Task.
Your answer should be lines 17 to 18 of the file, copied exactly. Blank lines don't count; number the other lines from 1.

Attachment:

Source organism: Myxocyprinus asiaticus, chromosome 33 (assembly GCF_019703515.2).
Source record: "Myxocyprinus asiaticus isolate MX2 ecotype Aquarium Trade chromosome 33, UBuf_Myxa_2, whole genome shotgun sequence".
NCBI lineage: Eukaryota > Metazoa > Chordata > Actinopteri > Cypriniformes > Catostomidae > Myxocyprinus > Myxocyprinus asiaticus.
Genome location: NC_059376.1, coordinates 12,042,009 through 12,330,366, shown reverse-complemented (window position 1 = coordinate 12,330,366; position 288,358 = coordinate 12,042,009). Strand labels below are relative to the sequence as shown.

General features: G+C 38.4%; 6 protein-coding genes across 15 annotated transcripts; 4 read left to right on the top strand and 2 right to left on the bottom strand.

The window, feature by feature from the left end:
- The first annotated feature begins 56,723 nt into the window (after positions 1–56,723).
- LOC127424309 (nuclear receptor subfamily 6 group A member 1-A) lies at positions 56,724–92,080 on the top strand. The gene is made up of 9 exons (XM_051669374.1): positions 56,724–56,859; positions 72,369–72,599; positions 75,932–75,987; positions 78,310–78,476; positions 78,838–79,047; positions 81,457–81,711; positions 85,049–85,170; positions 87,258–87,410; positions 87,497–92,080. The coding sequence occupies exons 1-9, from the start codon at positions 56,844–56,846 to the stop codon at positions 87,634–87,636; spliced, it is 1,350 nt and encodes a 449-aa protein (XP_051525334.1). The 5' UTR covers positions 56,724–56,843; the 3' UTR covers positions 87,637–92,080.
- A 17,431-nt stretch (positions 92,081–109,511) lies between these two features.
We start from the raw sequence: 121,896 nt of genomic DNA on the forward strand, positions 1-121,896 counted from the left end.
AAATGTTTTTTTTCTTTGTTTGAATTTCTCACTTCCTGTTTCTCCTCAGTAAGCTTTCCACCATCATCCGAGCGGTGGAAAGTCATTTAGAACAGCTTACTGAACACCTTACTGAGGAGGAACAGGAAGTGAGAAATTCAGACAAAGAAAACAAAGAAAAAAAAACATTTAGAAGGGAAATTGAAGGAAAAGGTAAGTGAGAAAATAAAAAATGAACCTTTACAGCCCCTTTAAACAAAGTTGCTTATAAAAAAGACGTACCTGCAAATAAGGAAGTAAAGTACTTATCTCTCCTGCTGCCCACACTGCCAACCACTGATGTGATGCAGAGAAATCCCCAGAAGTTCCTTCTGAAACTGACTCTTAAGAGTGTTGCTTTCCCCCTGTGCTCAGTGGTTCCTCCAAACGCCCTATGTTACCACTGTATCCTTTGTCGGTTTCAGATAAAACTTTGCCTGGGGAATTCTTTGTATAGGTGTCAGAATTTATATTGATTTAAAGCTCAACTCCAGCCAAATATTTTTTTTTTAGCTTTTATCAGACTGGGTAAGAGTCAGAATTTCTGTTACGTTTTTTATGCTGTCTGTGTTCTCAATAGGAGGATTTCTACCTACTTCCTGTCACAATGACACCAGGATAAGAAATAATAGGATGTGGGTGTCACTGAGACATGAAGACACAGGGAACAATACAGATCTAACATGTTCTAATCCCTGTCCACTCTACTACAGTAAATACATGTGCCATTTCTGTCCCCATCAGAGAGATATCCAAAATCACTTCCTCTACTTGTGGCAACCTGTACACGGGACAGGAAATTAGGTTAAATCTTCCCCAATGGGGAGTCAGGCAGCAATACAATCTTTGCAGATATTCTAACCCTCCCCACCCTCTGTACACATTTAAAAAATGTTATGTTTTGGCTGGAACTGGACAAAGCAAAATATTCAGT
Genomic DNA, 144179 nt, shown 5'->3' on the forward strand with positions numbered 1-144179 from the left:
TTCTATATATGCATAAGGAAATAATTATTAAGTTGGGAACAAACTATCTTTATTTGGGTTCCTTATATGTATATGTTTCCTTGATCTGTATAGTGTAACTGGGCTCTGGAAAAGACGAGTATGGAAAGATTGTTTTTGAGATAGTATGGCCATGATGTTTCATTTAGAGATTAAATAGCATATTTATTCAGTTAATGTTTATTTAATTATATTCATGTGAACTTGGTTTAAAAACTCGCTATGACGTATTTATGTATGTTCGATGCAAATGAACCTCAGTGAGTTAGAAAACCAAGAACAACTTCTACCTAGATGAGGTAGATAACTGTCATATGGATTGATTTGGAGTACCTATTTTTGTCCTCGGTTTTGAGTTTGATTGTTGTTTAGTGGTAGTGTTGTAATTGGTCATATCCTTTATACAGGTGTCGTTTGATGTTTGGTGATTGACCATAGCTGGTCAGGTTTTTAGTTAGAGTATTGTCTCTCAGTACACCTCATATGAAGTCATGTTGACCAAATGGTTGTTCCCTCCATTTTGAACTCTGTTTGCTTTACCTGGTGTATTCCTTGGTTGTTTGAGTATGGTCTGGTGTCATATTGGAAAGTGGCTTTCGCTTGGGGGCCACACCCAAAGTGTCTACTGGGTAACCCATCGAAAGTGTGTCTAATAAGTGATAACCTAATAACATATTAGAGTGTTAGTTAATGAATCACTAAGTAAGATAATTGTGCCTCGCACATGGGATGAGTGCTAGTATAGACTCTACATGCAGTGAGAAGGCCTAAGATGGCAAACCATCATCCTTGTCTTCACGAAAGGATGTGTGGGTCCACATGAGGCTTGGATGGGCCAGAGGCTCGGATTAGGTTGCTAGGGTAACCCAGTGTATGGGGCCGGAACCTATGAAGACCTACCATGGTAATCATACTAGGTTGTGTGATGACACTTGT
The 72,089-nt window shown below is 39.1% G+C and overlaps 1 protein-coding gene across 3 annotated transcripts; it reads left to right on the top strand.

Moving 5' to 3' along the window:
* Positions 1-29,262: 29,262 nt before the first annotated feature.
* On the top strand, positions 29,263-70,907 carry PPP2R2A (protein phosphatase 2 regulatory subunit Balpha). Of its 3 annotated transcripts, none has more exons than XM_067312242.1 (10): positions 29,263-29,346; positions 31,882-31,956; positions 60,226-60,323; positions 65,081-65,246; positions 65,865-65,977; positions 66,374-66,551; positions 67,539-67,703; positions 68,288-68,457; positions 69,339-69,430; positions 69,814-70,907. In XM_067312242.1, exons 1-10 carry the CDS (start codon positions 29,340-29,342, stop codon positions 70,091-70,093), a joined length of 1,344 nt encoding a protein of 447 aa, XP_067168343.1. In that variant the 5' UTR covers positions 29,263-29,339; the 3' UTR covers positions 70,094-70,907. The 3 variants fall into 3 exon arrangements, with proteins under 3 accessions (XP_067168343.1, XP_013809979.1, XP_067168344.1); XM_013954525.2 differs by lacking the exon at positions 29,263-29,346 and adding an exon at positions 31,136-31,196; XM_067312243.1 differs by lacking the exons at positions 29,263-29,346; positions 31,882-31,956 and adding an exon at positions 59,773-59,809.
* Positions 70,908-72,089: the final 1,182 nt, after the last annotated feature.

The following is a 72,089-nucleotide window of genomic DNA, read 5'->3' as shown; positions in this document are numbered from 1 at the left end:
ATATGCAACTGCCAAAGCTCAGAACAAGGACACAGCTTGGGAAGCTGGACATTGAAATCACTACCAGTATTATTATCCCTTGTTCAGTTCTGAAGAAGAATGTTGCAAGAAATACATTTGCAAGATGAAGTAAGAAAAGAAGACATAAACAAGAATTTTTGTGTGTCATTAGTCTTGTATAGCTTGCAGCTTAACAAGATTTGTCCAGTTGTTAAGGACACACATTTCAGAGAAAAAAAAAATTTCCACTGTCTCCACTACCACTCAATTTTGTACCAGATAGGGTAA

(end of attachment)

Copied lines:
* On the top strand, positions 29,263-70,907 carry PPP2R2A (protein phosphatase 2 regulatory subunit Balpha). Of its 3 annotated transcripts, none has more exons than XM_067312242.1 (10): positions 29,263-29,346; positions 31,882-31,956; positions 60,226-60,323; positions 65,081-65,246; positions 65,865-65,977; positions 66,374-66,551; positions 67,539-67,703; positions 68,288-68,457; positions 69,339-69,430; positions 69,814-70,907. In XM_067312242.1, exons 1-10 carry the CDS (start codon positions 29,340-29,342, stop codon positions 70,091-70,093), a joined length of 1,344 nt encoding a protein of 447 aa, XP_067168343.1. In that variant the 5' UTR covers positions 29,263-29,339; the 3' UTR covers positions 70,094-70,907. The 3 variants fall into 3 exon arrangements, with proteins under 3 accessions (XP_067168343.1, XP_013809979.1, XP_067168344.1); XM_013954525.2 differs by lacking the exon at positions 29,263-29,346 and adding an exon at positions 31,136-31,196; XM_067312243.1 differs by lacking the exons at positions 29,263-29,346; positions 31,882-31,956 and adding an exon at positions 59,773-59,809.
* Positions 70,908-72,089: the final 1,182 nt, after the last annotated feature.